The town plans to continue leasing to Tarvin Seafood, a business that includes shrimping, and also is looking at leasing to an ice vendor to replace a closed down vendor that supplied shrimpers the ice they need, he said.

"I think we should try to help everybody as much as we can," O'Rourke said. But "with land increasing in value by the minute, the Wando dock would be an asset the town could sell if the seafood businesses go somewhere else."

With negotiations under way, the town would not disclose the price being discussed. But O'Rourke said less would be paid than Elrod originally asked. Charleston County values the property at $1.1 million for tax purposes, but the market value might be far more.

"We can't pay more than what the land is worth," he said. "We're paying based on the land value."

Commercial fishing docks are disappearing across the state because of development pressures on the lucrative waterfront properties. Shem Creek has become a mix of upscale residences, waterfront restaurants and water sports businesses, edging out the shrimp boats.

Yet, untangling public from private interests is becoming more complicated for preservation efforts as property values rise, particularly along the crowding coastal waterfront.

The East Cooper trust approached the town about financing for both the Geechie and Wando docks. Catherine Main, the trust director, said she considers the businesses, which represent one of the town's earliest industries, important to heritage landscape conservation.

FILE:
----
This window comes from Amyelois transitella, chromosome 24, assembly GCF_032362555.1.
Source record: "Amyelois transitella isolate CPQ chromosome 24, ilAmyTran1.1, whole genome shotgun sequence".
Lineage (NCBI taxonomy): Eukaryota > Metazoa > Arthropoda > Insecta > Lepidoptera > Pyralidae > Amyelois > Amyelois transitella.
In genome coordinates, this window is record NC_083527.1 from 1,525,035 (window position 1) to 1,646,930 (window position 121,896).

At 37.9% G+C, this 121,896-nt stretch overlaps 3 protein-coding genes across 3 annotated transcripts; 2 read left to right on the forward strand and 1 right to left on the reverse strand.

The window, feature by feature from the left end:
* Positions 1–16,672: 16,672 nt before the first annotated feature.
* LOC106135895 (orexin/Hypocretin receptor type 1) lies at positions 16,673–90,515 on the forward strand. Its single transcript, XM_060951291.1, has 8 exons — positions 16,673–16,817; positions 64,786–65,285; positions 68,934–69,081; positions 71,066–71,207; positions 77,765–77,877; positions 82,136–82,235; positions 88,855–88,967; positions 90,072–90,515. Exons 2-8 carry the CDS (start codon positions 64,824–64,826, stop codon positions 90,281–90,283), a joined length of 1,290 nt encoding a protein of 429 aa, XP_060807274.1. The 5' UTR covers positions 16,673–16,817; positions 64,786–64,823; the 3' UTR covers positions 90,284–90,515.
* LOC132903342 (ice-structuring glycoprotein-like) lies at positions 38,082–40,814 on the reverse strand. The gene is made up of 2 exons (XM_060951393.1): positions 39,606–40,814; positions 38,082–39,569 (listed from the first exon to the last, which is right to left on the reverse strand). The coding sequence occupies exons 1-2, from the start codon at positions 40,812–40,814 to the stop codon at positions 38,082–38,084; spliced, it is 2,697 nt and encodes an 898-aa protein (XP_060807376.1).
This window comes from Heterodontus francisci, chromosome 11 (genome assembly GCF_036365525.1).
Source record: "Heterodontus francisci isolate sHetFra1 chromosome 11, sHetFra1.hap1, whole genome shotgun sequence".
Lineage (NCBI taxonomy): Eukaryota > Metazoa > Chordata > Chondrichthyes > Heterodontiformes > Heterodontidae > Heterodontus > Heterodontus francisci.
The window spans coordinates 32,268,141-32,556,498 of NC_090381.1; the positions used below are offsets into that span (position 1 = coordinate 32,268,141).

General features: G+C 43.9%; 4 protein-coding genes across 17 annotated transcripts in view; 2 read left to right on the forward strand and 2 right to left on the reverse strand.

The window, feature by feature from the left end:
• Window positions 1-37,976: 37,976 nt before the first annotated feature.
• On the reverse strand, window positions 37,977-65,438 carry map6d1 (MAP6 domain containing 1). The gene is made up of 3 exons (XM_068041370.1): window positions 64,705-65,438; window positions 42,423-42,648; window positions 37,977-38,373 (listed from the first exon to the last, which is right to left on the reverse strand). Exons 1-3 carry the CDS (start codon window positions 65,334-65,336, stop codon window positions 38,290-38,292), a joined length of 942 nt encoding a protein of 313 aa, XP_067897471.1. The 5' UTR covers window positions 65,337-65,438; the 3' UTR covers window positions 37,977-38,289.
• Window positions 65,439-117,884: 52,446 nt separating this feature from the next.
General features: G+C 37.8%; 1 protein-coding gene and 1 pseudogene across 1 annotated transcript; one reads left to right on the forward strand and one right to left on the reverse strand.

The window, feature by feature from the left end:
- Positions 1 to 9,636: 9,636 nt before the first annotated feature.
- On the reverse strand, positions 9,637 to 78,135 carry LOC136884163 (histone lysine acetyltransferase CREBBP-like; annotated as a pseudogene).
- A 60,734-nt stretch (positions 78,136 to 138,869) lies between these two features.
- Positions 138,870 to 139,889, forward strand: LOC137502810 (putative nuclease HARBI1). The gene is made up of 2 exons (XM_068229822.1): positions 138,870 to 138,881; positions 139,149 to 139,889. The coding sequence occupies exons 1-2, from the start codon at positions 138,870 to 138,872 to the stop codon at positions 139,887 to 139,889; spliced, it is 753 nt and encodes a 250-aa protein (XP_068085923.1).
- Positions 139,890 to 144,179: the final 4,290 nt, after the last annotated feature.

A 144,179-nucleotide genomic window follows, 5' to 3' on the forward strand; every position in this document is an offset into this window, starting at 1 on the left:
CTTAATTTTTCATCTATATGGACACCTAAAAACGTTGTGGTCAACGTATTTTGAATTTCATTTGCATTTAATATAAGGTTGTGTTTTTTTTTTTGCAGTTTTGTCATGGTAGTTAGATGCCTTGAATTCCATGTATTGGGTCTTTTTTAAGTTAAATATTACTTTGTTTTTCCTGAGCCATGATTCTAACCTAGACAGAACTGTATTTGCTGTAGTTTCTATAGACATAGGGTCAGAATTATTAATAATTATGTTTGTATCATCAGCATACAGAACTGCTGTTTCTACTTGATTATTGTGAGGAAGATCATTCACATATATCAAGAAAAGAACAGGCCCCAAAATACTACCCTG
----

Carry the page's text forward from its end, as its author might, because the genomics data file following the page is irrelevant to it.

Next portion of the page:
"They are a resources that benefit the entire community. Shem Creek fishing boats are providing industry so we have access to our local seafood," she said.

If funding is approved for the Geechie dock, some development restrictions would be placed on the property, Main told Town Council in March. But the dock business would continue. Except for the dock and an access levee, the 1.4-acre lot is marsh.

'Not a suggestion'

Greenbelt money — raised from sales tax — has been used to protect other commercial properties, mostly farm and timberland. But there's always been a conflict in the program between two competing goals – trying to protect as much land as possible from development versus acquiring land that the public can use and enjoy.

There is precedent for an "urban fund" property to be considered for rural funding by the Greenbelt board. In 2014, an allocation from the rural funds helped Lowcountry Land Trust buy land alongside the massive Angel Oak on Johns Island, even though it was inside the urban boundary.

Charleston County Council approved the allocation partly because it helped protect a beloved natural feature just outside the boundary.

But the council minutes noted, "the council does not intend this action to serve as a suggestion that its general policy to allow the use of rural area Greenbelt funds for purchases inside the county's urban/suburban boundary."

The Greenbelt subcommittee meets Wednesday  to discuss rural funding applications.

David Slade contributed to this story.

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Reach Bo Petersen at @bopete on Twitter or 843-937-5744.

Science and environment reporter. Author of Washing Our Hands in the Clouds.